Snow Management Continues After Storm
December 16, 2010
The Dec 11 storm that dumped 18 inches of snow across the Twin Cities meant two days of nearly around-the-clock work for Golden Valley’s Public Works Department, but that was only the beginning. Once the snow settled, City crews immediately began chiseling away at a long list of snow management jobs.
“We’ll be chasing this storm for a couple of weeks,” says Street Maintenance Supervisor Chuck Perkins.
As the snowstorm built, Golden Valley plow crews started up around 4 am Saturday, Dec 11, and worked 15 hours straight, plowing about 90 percent of city streets twice. Three sidewalk clearing machines started working around 8 am and continued for the next 12 hours. At that point crews were just trying to keep up with the snow, plowing the center of each street so traffic could get through.
“It was snowing so fast that by the time we finished round one, it didn’t look like we’d plowed at all,” says Public Works Maintenance Manager Bert Tracy.
The storm was over Sunday, and the entire crew was back to work at 4 am for another nine hours, plowing streets curb to curb, de-icing, and doing clean-up. They were back again at midnight to do more de-icing and to start hauling snow from critical areas. Crews also began a 16-hour split-shift sidewalk clearing operation.
“We can usually clear up to three miles of sidewalk per hour with our equipment, but after a storm like this, we’re clearing less than one mile per hour,” Perkins says. “When the snow has nowhere to go, banks get high and sidewalks can’t get cleared until the snow is removed.”
On Monday and Tuesday, crews started hauling snow from areas where there is no room for storage and where accumulated piles of snow create hazardous conditions. Using a large snow blower on the front of an end loader, crews remove snow from the sides of bridges (like the Winnetka Ave bridge over I-394) and similar areas and haul it to the City’s snow storage site. These snow clearing and clean-up operations continue, by priority, until the situation is under control on all City streets.
“Our successful snow management operation is due to Golden Valley’s commitment to quality and a high level of service,” says Tracy. “We’re fortunate that we have enough equipment and manpower to handle the snow expediently.”
“We also appreciate the cooperation from our residents,” adds Tracy. Very few cars were tagged by the police because of failure to move them off the streets in accordance with the City ordinance.”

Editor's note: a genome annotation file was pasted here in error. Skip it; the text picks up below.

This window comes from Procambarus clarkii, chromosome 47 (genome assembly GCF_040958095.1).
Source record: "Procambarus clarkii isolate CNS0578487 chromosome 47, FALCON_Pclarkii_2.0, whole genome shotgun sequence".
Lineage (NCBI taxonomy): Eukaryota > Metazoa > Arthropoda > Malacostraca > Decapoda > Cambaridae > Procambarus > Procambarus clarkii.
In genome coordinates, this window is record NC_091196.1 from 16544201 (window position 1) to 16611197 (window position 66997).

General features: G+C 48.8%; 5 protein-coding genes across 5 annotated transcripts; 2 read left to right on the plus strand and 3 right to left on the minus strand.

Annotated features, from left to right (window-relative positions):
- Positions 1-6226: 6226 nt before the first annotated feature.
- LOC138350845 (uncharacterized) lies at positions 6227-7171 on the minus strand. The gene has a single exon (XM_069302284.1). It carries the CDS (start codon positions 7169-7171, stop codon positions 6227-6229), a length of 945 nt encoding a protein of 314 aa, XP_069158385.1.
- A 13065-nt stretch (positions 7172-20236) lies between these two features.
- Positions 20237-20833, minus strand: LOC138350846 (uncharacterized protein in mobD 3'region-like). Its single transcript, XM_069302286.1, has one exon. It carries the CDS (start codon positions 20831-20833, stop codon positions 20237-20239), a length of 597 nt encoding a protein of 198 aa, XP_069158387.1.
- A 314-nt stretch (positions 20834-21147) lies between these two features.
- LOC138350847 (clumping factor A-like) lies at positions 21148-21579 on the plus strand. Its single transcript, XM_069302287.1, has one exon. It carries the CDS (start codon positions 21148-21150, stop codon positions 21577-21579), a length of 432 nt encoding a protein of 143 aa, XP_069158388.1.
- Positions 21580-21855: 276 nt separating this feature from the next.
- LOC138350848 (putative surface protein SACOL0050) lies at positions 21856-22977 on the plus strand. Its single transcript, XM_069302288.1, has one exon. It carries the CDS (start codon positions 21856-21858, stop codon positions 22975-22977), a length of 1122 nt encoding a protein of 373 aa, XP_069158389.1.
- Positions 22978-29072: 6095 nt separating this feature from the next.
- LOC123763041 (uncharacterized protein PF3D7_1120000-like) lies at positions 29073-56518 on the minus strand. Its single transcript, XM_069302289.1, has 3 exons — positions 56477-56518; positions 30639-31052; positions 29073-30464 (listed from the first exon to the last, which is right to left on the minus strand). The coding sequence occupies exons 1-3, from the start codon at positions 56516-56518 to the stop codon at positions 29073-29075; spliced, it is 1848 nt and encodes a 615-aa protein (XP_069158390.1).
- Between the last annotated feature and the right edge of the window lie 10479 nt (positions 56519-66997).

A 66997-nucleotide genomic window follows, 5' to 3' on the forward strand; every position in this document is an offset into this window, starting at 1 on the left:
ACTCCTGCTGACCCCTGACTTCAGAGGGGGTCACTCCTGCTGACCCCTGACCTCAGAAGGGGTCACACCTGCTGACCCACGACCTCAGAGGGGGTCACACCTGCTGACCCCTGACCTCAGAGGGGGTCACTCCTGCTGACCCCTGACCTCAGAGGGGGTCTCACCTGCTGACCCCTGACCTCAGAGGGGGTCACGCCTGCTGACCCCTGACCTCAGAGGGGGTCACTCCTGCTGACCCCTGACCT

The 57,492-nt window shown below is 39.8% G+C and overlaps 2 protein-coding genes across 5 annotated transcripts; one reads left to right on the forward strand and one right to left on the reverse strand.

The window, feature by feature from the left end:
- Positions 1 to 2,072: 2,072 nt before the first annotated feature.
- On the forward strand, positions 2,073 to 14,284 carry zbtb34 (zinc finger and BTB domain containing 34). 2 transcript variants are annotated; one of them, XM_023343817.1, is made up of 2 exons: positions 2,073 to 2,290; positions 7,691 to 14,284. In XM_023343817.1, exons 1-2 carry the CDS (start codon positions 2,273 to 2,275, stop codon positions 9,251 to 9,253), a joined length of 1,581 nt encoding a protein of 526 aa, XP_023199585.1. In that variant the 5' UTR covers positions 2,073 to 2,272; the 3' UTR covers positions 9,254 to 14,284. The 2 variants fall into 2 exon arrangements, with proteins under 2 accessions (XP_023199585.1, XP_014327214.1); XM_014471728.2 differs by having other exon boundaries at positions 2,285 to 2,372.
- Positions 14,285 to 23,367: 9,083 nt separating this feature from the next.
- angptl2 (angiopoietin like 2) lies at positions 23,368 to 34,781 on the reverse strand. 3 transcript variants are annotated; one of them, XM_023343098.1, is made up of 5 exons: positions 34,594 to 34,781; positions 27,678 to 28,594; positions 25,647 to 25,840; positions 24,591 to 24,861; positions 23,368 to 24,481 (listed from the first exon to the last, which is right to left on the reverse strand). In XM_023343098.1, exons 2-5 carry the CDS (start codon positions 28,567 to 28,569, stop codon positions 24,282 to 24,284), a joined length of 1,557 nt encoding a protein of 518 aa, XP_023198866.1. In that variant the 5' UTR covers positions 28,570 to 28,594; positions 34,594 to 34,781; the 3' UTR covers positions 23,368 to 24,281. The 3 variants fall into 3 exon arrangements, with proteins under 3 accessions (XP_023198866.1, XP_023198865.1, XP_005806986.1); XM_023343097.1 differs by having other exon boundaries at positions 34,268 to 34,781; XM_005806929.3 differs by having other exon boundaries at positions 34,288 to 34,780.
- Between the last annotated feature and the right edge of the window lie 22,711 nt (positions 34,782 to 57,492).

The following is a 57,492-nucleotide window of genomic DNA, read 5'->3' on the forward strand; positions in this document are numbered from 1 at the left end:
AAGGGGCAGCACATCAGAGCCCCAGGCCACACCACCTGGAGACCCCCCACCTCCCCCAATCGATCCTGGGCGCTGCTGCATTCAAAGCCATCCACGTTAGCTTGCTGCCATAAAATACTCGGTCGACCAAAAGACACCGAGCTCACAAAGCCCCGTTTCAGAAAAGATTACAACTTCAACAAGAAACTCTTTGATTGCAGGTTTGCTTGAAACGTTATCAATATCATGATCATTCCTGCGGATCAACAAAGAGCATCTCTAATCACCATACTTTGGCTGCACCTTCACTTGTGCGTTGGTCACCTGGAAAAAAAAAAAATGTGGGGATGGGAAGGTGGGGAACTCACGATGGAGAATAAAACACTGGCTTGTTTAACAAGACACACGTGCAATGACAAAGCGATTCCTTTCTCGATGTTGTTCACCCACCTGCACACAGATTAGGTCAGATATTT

During and after a storm, the City clears streets based on how they are classified regarding function, traffic volume, and importance to the welfare of the community. Minor arterial and collector streets are plowed first. These are high volume routes that connect major sections of the city and provide access for emergency, fire, police, and medical services. Second priority streets provide access to schools and commercial businesses, and third priority streets are low-volume residential streets. Fourth priority areas include alleys and City campus parking lots.
Important Snow Management Issues
After a large storm is a good time to remind citizens of their own snow management responsibilities, says Tracy.
Parking is prohibited on any public street after a snowfall of at least two inches until the snow has been plowed to the curb line. Vehicles in violation are cited by patrolling police. Vehicles found to be obstructing traffic or snowplows, and those still in violation after 24 hours, may be towed.
Stay informed of weather forecasts and move your vehicle from the streets whenever snow is in the forecast. The City of Golden Valley also emails or texts snow emergency alerts–sign up here. The Snow Emergency option is at the bottom of the list, under the subhead “Streets and Utilities.”
Private Snow Removal
According to Minnesota statute and City ordinance, snow cannot be moved from any private property to the street, public right-of-way, or to another private property. When snow is being removed from your driveway or parking lot (whether you do it or hire someone to do it), make sure it stays off of roadways, sidewalks, and adjacent property.
When large volumes of snow are moved from streets to boulevards, mailboxes can be affected. The City repairs or replaces mailboxes only if they are actually hit by a snowplow.
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